Comedians: Smiling in Front of a Crowd (Part 1)

Comedians can fill a room with their humor and bright personalities. They are perceived as extroverts with sociable dispositions and riveting storytelling tactics that capture an audience’s attention. Yet, a majority of comedians are masking their own agony with humor. Jamie Masada, owner of The Laugh Factory in Los Angeles, CA hired an in-house psychologist to assist comedians.

Sarah Silverman and Ellen DeGeneres Battle Depression

Sarah Silverman, Ellen DeGeneres, Wayne Brady, and Jim Carrey are all award-winning comedians, hosts, and actors. Their quick-wit and comedic timing entertain audiences all over the world. However, underneath their monologues is real-life satire.  

Darkness can’t exist in the light.

Sarah Silverman, actress and comedian, recalls dealing with depression since her teen years. She told Fresh Air‘s Terry Gross, “The depression I experienced [felt] like a chemical change… “It was like my perspective of the world changed about three degrees, and everything I saw was different.” Prior to this experience, Silverman recalls being an outgoing teenager –usually the class clown– in her school.

In 2016, Silverman’s own life was parallel to her role in “I Smile Back,” a mother who suffered from depression. Silverman is known for parodies on real life topics. Nonetheless, this role wasn’t simply acting for Silverman as she has dealt with similar issues first hand.

Silverman includes her own experiences in her monologues such as discussing women’s issues, mental health, and her personal life commending her therapy sessions as inspiration. “And also, something I learned in therapy … which is darkness can’t exist in the light, and then that made me think of something that Mr. Rogers said, which is, “If it’s mentionable, it’s manageable.”

Another powerhouse, Ellen DeGeneres, Emmy award-winner talk show host, revealed earlier this year that she battled with depression as she managed the highs and lows of her career. Depression affects one in six people and one-third of women according to the American Psychiatric Association.

In an interview with Dax Shepard for his podcast Armchair Expert, Degeneres disclosed that upon revealing to the public that she was gay in the late ‘90s, she faced a harsh reality as she dealt with the public scrutiny. Although she felt liberated by her action, the public’s reaction altered her outlook and affected her greatly. However, her honesty also caused a rift in her career.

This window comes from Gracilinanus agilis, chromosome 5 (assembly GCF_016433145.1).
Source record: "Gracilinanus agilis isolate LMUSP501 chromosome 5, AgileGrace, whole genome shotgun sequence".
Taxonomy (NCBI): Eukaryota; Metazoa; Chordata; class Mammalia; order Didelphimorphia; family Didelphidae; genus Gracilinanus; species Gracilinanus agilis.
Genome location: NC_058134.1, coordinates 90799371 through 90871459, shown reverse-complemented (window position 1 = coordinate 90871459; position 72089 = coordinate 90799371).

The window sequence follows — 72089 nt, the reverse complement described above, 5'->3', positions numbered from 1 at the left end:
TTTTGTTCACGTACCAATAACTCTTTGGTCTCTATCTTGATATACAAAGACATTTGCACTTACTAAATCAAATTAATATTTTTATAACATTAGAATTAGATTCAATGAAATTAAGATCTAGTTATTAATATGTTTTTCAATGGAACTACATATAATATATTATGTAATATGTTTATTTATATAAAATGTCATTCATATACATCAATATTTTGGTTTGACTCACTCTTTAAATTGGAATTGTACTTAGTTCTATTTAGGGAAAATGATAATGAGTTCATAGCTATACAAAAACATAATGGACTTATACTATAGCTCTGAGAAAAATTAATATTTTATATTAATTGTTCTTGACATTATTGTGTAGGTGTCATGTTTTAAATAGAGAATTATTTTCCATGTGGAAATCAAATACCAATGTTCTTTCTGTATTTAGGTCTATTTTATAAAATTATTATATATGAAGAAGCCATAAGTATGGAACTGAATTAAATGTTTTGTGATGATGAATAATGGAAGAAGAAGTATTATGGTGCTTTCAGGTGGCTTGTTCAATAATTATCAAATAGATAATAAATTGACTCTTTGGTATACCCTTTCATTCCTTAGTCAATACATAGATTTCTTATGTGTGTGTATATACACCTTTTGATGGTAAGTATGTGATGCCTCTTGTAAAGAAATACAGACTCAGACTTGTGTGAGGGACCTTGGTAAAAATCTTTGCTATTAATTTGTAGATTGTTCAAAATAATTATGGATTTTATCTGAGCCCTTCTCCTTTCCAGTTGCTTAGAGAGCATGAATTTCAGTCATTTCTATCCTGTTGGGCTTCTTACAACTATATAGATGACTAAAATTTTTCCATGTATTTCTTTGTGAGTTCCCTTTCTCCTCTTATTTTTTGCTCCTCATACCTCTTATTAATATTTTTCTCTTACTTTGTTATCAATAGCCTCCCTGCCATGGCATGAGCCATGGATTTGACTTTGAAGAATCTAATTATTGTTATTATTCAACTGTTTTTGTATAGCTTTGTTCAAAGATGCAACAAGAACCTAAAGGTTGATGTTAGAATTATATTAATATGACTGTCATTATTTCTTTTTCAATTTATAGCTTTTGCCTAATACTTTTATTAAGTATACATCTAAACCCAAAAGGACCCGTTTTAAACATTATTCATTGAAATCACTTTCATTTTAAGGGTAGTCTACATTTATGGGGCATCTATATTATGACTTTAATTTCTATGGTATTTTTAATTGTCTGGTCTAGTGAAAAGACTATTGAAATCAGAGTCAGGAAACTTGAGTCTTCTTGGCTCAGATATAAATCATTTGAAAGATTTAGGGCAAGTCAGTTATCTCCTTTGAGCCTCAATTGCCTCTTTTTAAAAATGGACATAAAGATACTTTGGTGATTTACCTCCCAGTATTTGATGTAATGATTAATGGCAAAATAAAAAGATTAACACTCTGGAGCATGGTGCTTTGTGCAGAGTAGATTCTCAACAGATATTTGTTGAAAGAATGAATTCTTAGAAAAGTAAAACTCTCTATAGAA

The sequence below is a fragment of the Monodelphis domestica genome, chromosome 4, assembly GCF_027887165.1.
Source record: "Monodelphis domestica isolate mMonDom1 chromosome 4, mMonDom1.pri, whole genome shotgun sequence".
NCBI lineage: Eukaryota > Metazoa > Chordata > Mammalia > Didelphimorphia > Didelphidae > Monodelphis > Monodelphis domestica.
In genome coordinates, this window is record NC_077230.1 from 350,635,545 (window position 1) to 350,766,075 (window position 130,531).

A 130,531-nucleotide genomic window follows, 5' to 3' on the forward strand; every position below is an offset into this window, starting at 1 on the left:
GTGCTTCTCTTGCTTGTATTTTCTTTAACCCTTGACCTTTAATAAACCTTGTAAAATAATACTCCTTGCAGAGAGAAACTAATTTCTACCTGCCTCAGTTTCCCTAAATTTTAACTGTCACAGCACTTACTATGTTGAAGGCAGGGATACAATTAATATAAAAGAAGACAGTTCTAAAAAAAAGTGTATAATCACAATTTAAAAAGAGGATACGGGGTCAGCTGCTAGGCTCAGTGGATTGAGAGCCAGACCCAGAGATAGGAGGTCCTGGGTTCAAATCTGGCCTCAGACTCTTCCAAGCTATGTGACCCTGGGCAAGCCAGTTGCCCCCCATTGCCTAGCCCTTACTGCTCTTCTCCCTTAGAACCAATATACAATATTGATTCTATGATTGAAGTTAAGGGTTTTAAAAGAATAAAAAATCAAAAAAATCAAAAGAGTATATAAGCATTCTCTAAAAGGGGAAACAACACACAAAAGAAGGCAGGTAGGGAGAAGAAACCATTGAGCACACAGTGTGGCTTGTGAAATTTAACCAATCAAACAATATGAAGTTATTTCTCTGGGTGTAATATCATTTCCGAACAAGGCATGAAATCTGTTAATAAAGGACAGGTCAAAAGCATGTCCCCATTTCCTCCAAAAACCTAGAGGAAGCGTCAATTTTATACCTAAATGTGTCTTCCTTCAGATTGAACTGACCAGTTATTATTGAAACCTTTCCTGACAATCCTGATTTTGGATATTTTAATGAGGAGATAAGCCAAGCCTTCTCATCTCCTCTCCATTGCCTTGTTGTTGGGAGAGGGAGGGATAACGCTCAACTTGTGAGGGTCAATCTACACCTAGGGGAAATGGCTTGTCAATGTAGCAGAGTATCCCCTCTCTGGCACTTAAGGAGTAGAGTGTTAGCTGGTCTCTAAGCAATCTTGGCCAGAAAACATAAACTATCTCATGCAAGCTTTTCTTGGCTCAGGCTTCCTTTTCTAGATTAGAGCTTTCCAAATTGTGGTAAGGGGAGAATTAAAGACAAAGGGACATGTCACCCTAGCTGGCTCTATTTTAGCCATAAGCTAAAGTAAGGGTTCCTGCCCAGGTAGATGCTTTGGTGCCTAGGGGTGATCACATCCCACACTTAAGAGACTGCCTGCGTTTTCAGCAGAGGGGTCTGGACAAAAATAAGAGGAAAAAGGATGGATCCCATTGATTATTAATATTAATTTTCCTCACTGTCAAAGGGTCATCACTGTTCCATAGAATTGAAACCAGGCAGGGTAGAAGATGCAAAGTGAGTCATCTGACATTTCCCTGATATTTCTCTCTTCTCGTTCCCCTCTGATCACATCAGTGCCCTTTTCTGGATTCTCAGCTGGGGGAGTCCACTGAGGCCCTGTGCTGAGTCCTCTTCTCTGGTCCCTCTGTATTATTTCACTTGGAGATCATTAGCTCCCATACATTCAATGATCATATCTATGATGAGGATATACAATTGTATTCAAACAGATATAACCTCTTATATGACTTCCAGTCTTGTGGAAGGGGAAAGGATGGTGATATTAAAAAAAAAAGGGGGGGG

“Because of [people making fun of me] and because my show was canceled, I was looked at as a failure in this business. No one would touch me. I had no agent, no possibility of a job, I had nothing” as mentioned in Marie Claire.

DeGeneres was used to telling the jokes but after disclosing her sexual orientation, she became the butt of the joke. She recalls the torment she endured as fellow celebrities also poked fun at her. She had to rebuild her career at the same time she was ending a relationship with her then girlfriend, Anne Heche.

DeGeneres also battled with the responsibility that transpired from her revelation. She felt as though she was plunged into a leadership role as a representative of the LGBT community, but she did not believe she was adequate enough for the role.

After returning to stand up and slowly regaining momentum in her career, DeGeneres made a full comeback as Dory in Finding Nemo. In 2016, having come full circle, Degeneres was recognized with the Medal of Freedom by former President Barack Obama for her dedication to equality. Although an illustrious moment, DeGeneres recalls the hardships endured for disclosing her sexuality battling depression but overcoming it.

Part 2 of this article will explore more comedians’ struggles, including Jim Caryey and Wayne Brady!

To contact the writer, email Leslie Rivera at leslie@supportiv.com.

 

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